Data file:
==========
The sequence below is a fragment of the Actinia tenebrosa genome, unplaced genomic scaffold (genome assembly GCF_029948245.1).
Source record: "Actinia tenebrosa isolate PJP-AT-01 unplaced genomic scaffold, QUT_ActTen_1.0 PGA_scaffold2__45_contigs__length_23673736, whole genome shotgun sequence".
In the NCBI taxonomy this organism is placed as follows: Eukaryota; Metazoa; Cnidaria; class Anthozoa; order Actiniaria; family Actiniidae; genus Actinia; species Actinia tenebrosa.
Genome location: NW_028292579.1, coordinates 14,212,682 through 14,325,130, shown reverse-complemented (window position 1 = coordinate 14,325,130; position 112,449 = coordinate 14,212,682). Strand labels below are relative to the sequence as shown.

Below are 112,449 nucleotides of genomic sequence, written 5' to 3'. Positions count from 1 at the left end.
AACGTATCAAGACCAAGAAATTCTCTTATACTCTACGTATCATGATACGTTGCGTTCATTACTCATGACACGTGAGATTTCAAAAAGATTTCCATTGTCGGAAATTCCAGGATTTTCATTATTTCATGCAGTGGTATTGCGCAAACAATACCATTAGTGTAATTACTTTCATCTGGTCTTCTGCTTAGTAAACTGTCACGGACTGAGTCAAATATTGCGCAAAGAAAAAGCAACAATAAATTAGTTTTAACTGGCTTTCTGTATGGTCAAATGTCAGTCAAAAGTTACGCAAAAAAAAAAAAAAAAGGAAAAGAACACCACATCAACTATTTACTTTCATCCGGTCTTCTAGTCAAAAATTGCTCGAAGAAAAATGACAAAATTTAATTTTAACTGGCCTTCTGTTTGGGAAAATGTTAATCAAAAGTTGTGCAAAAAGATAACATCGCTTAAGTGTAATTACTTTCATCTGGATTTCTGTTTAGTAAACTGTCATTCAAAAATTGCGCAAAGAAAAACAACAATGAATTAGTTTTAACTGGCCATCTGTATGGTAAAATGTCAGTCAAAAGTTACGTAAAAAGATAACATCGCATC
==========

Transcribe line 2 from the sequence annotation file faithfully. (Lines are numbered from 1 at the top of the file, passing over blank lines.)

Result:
Source record: "Actinia tenebrosa isolate PJP-AT-01 unplaced genomic scaffold, QUT_ActTen_1.0 PGA_scaffold2__45_contigs__length_23673736, whole genome shotgun sequence".